Passenger handling

Facial recognition at LAX: glimpsing the new face of airport security

of US air
traffic control:
the third option?

Los Angeles Airport recently kicked off a pilot scheme testing the viability of facial recognition as part of its famously strict US border security checks. Gemalto, the company in charge of running the programme, is convinced it will help speed up queues at border checks as well as improve passenger experience. But how does it work and can it ever be implemented on a large scale? Adele Berti finds out

In an increasingly cosmopolitan world, time and security have become essential tiebreakers in determining passenger satisfaction at airports, as customers expect to be guaranteed seamless operations and safety while travelling.

But with air traffic forecast to reach 7.8 billion passengers by 2036, putting together a fast and efficient service while maintaining security at border checks is no easy task for an airport.

In this context, biometric technology seems to be the most talked about solution. As technology advances and companies gain growing access to large databases, both airlines and airports are increasingly trialling facial recognition at gates around the world in an effort to speed up border checks and boost their satisfaction rates.

One solution certainly worthy of mention was tested by digital security provider Gemalto and American Airlines in December 2018 at Los Angeles Airport (LAX) as part of a pilot scheme which ran for over a month at the hub’s Terminal 4.

During this period, passengers travelling on international flights no longer required their boarding pass to fly. Instead, a machine would scan their faces at the boarding gate and match their identity with a cloud-based database belonging to the US Customs and Border Protection (CBP) in a matter of seconds.

Image courtesy of 

A single-step technology that could significantly cut waiting times

While American Airlines is still compiling data on the trial, Gemalto vice president of Mobile Financial Solutions Amol Deshmukh is confident that his technology is the only way forward for airport security and airlines.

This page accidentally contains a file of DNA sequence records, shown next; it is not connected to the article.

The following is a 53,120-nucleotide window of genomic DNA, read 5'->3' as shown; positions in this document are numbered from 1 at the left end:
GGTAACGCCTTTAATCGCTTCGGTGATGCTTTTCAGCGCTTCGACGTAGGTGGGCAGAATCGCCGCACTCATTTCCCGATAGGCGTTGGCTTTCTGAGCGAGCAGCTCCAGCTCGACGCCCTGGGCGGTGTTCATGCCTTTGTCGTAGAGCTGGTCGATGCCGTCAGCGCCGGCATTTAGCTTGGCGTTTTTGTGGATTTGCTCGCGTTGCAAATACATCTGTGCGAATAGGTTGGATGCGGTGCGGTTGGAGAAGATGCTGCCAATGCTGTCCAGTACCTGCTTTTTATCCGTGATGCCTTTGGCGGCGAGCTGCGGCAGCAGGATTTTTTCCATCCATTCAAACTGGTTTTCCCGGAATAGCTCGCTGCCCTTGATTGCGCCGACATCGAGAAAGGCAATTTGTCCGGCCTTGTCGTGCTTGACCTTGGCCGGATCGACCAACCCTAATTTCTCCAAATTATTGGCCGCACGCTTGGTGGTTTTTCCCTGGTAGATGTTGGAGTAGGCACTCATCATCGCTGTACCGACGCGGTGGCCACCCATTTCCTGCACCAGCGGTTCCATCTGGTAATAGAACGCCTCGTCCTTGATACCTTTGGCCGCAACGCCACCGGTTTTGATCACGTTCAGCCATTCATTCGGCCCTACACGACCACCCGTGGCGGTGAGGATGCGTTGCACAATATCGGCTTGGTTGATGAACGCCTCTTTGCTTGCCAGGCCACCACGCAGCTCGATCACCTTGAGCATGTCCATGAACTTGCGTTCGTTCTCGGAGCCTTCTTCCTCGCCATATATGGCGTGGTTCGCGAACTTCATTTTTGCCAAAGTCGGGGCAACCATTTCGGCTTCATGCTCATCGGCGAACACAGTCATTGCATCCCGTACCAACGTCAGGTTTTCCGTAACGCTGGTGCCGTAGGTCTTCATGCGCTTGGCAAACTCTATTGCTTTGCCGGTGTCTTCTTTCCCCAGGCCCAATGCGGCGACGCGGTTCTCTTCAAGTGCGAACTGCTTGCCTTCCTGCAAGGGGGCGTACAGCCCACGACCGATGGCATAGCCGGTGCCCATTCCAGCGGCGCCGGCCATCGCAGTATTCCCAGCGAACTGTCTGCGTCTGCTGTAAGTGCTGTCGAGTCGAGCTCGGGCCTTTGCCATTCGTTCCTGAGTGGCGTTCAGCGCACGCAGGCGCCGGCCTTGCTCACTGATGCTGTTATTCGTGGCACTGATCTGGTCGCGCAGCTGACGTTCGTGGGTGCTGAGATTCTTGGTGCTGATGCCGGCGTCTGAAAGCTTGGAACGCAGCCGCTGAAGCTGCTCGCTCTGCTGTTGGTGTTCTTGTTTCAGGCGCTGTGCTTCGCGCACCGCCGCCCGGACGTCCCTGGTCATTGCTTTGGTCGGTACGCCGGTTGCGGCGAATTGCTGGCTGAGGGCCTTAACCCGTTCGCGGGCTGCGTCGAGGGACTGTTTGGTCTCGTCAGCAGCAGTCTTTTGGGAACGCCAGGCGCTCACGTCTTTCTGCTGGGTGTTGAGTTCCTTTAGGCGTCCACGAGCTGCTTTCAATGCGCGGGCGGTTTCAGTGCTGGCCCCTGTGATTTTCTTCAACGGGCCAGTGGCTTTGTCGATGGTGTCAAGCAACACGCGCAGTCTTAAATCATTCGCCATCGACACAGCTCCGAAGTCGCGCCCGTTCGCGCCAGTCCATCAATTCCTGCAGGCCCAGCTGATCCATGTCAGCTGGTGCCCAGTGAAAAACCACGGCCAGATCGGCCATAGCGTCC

Particularly, it is the only one on the market to rely on a single-step process instead of the predominant dual-step verification technologies. This means that while passengers usually need their boarding pass, which is scanned and then sent to the CBP, in the case of Gemalto’s technology the boarding pass is no longer needed. 

“It's very natural from a passenger's point of view,” says Deshmukh; “some of them (taking part in the trial) were actually quite surprised that they were already done with boarding and could just keep walking on.”

Image courtesy of American Airlines

He adds that despite still being in its early stages – and having only been tested over a 90-day period – chances are high that Gemalto’s biometric solution could soon be adopted in other airports, as well as in other scenarios: “The same exact technology can be used for self-service bag drop, eventually even TSA or duty-free shopping and such.

“These are different touch points which frame from the same user story and technology and they will be enabled incrementally,” he continues.

Eero Knuutila is Head of Service Development at Helsinki Airport.

Image courtesy: Helsinki Airport

It's very natural from a passenger's point of view

Small issues stand in the way

Despite its initial success and high rates of passenger satisfaction, the technology is far from being perfect and, if not improved, risks being limited to particular circumstances.

In fact, as Deshmukh explains, while facial recognition works well for the vast majority of passengers, it fails to apply in some specific cases that would still require the traditional dual-step methods. This is the case, for example, of toddlers, whose passport photographs don’t always match the looks.

In these cases, Deshmukh says, “the fall-back is still the boarding pass and both boarding systems work in parallel, so it really doesn't stop anything and it really happens in isolated situations.”

Image courtesy of American Airlines

Nevertheless, as isolated as these cases can be, it is clear that if the technology ever bids to replace the traditional system as a whole, in the future the process will have to work for everybody without exceptions.

In the meantime, however, Gemalto is looking to expand and trial its technologies in other American locations and promote biometrics around the world. Having achieved a 99% successful acquisition rate in less five seconds - compared to an average 65% - at a recent Department of Homeland Security biometric testing rally, the omens seem to be good.

Gemalto achieved a 99% successful acquisition rate in less five seconds, compared to an average 65%


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